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Watts sees the good in a 'messed up' lawyer

Naomi Watts’ unsympathetic character in Rodrigo Garcia’s <em>Mother and Child</em> would present a problem for an actress who wants to be liked. &nbsp;

Naomi Watts’ unsympathetic character in Rodrigo Garcia’s Mother and Child would present a problem for an actress who wants to be liked.


But Watts’ courageous refusal to worry about her image sets her apart. She routinely tackles tough parts like Elizabeth, an attorney who moves forward like a shark, destroying everything in her way — she is not a nice person.


Watts says she found Elizabeth interesting from the first read, trusting Garcia’s vision. In one scene, she leaves her panties in her neighbour’s drawer after seducing her husband.


Watts sees what she did, not as a slap in the face, but a gift.


“It was just — ‘No! Like NO, that’s not who you are, and that’s not who this man is. I know him better and you should know that. You need to know and save yourself!’ It was so weird; it shakes you up, the way Rodrigo writes. These characters are not evil, but messed up.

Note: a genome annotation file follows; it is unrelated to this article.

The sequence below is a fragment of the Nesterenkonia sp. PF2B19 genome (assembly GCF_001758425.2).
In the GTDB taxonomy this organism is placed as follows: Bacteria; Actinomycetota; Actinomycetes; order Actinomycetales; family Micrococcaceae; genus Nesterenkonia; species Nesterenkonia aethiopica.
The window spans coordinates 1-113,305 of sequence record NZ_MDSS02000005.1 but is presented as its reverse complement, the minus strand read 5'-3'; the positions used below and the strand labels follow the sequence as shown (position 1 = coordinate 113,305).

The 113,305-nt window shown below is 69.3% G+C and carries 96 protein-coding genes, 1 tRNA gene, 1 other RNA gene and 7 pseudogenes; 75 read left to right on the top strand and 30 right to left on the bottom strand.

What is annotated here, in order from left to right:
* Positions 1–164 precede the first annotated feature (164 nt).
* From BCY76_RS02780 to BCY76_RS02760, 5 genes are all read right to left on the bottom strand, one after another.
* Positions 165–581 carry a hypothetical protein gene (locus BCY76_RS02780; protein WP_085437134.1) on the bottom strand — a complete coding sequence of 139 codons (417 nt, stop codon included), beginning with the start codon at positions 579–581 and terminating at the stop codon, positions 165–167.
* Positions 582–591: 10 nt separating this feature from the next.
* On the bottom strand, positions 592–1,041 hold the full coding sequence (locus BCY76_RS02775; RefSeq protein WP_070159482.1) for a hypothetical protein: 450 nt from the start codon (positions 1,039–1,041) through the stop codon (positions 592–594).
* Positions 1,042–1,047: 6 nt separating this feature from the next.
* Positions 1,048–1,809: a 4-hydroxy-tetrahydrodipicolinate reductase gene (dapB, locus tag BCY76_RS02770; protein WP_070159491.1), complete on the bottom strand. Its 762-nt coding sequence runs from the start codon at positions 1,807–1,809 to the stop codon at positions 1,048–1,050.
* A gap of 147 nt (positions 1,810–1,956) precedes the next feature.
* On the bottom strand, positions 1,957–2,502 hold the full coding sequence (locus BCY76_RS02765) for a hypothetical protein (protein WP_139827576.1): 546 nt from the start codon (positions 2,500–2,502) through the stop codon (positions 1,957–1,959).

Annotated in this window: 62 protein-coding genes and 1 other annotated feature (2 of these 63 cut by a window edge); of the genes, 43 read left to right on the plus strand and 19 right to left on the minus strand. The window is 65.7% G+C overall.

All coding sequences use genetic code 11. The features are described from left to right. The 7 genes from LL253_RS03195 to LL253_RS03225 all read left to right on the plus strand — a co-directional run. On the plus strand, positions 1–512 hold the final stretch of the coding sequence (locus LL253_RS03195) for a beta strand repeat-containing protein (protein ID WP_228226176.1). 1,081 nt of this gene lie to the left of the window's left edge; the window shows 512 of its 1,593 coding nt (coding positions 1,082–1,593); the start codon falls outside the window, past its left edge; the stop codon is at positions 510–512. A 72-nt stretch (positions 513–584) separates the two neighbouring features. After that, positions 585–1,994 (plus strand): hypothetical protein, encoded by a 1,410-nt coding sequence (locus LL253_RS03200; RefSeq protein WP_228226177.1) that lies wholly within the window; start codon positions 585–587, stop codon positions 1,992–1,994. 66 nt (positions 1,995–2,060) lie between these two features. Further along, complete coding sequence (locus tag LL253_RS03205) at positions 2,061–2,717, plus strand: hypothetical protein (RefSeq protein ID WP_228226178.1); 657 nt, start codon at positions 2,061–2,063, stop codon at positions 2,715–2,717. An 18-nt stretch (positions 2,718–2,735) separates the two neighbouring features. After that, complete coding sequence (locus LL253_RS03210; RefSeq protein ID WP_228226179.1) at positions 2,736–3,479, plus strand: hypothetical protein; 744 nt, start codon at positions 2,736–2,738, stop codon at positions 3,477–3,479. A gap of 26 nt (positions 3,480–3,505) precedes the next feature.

“She shows repellent behaviours like running away from people, sleeping with her neighbour, and I wondered ‘How does this not make her a villain?’ The closer I looked, I realized she feels so much pain that she has to control everything.”


Elizabeth’s pain was rooted in knowledge that she was abandoned at birth; she didn’t try to find her mother and erased her true past. Watts says Elizabeth missed out on that primal, basic mother/child bond, the one that is so strong in her own life.


“My relationship with my own mother is so important to me. It’s the most meaningful one in my life, particularly as I didn’t have another parent. She was my role model, my everything. She was 20 years old when she had me, right in her prime and she had to deal with me! No time for her to have her own life. She was just too young. Our relationship is like sisters.”


Watts has two children with Liev Schreiber -- Alexander Pete, 2, and Samuel Kai, 1. Motherhood has changed Watts in many ways, including the way she views her career.


“I’ll watch my clock because I know I want to get home and put the kids to bed or pick them up from school. And before I was someone who would stay up to three in the morning working my character out.”


Watts has two films premiering at Cannes this month — Fair Play, based on the book by Valerie Plame, about a CIA operative whose identify was revealed by a newspaper columnist and You Will Meet a Dark Stranger for Woody Allen.

 
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